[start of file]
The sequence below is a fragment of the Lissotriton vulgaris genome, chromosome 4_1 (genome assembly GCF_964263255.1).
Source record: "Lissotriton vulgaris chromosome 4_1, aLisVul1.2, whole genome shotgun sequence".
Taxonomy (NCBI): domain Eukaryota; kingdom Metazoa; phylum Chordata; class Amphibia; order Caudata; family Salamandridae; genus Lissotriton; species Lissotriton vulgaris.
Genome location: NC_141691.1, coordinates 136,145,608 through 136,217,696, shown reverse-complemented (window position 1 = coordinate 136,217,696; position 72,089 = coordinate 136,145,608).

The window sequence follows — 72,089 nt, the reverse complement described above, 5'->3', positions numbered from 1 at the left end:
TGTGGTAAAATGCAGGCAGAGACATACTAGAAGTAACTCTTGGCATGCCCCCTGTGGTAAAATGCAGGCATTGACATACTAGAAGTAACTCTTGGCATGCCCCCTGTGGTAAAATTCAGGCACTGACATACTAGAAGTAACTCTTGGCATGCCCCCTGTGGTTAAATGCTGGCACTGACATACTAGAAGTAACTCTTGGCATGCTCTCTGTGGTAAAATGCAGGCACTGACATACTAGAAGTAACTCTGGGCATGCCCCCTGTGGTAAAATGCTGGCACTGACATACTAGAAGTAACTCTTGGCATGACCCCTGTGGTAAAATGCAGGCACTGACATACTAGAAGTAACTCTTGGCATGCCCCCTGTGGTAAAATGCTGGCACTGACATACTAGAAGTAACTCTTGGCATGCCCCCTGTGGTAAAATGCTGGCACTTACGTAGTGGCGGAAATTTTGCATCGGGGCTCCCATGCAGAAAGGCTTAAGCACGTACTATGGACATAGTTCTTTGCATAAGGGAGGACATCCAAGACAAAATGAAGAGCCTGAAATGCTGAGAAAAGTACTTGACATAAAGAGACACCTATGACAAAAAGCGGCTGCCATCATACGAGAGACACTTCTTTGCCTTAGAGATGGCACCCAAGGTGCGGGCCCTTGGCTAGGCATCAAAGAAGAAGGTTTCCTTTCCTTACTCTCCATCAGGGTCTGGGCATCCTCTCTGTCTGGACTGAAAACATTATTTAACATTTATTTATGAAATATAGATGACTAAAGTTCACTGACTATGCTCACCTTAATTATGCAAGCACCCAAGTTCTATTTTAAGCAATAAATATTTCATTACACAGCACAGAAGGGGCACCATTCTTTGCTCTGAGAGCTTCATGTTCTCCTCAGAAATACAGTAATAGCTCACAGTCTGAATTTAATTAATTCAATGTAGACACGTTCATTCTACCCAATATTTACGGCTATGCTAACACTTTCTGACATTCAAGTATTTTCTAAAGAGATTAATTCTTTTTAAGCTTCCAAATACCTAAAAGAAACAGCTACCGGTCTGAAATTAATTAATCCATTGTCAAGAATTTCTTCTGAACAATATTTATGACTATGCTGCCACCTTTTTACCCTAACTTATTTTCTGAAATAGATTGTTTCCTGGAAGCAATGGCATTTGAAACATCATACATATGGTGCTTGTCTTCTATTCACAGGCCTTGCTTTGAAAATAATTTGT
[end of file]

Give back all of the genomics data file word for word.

The sequence below is a fragment of the Lissotriton vulgaris genome, chromosome 4_1 (genome assembly GCF_964263255.1).
Source record: "Lissotriton vulgaris chromosome 4_1, aLisVul1.2, whole genome shotgun sequence".
Taxonomy (NCBI): domain Eukaryota; kingdom Metazoa; phylum Chordata; class Amphibia; order Caudata; family Salamandridae; genus Lissotriton; species Lissotriton vulgaris.
Genome location: NC_141691.1, coordinates 136,145,608 through 136,217,696, shown reverse-complemented (window position 1 = coordinate 136,217,696; position 72,089 = coordinate 136,145,608).

The window sequence follows — 72,089 nt, the reverse complement described above, 5'->3', positions numbered from 1 at the left end:
TGTGGTAAAATGCAGGCAGAGACATACTAGAAGTAACTCTTGGCATGCCCCCTGTGGTAAAATGCAGGCATTGACATACTAGAAGTAACTCTTGGCATGCCCCCTGTGGTAAAATTCAGGCACTGACATACTAGAAGTAACTCTTGGCATGCCCCCTGTGGTTAAATGCTGGCACTGACATACTAGAAGTAACTCTTGGCATGCTCTCTGTGGTAAAATGCAGGCACTGACATACTAGAAGTAACTCTGGGCATGCCCCCTGTGGTAAAATGCTGGCACTGACATACTAGAAGTAACTCTTGGCATGACCCCTGTGGTAAAATGCAGGCACTGACATACTAGAAGTAACTCTTGGCATGCCCCCTGTGGTAAAATGCTGGCACTGACATACTAGAAGTAACTCTTGGCATGCCCCCTGTGGTAAAATGCTGGCACTTACGTAGTGGCGGAAATTTTGCATCGGGGCTCCCATGCAGAAAGGCTTAAGCACGTACTATGGACATAGTTCTTTGCATAAGGGAGGACATCCAAGACAAAATGAAGAGCCTGAAATGCTGAGAAAAGTACTTGACATAAAGAGACACCTATGACAAAAAGCGGCTGCCATCATACGAGAGACACTTCTTTGCCTTAGAGATGGCACCCAAGGTGCGGGCCCTTGGCTAGGCATCAAAGAAGAAGGTTTCCTTTCCTTACTCTCCATCAGGGTCTGGGCATCCTCTCTGTCTGGACTGAAAACATTATTTAACATTTATTTATGAAATATAGATGACTAAAGTTCACTGACTATGCTCACCTTAATTATGCAAGCACCCAAGTTCTATTTTAAGCAATAAATATTTCATTACACAGCACAGAAGGGGCACCATTCTTTGCTCTGAGAGCTTCATGTTCTCCTCAGAAATACAGTAATAGCTCACAGTCTGAATTTAATTAATTCAATGTAGACACGTTCATTCTACCCAATATTTACGGCTATGCTAACACTTTCTGACATTCAAGTATTTTCTAAAGAGATTAATTCTTTTTAAGCTTCCAAATACCTAAAAGAAACAGCTACCGGTCTGAAATTAATTAATCCATTGTCAAGAATTTCTTCTGAACAATATTTATGACTATGCTGCCACCTTTTTACCCTAACTTATTTTCTGAAATAGATTGTTTCCTGGAAGCAATGGCATTTGAAACATCATACATATGGTGCTTGTCTTCTATTCACAGGCCTTGCTTTGAAAATAATTTGT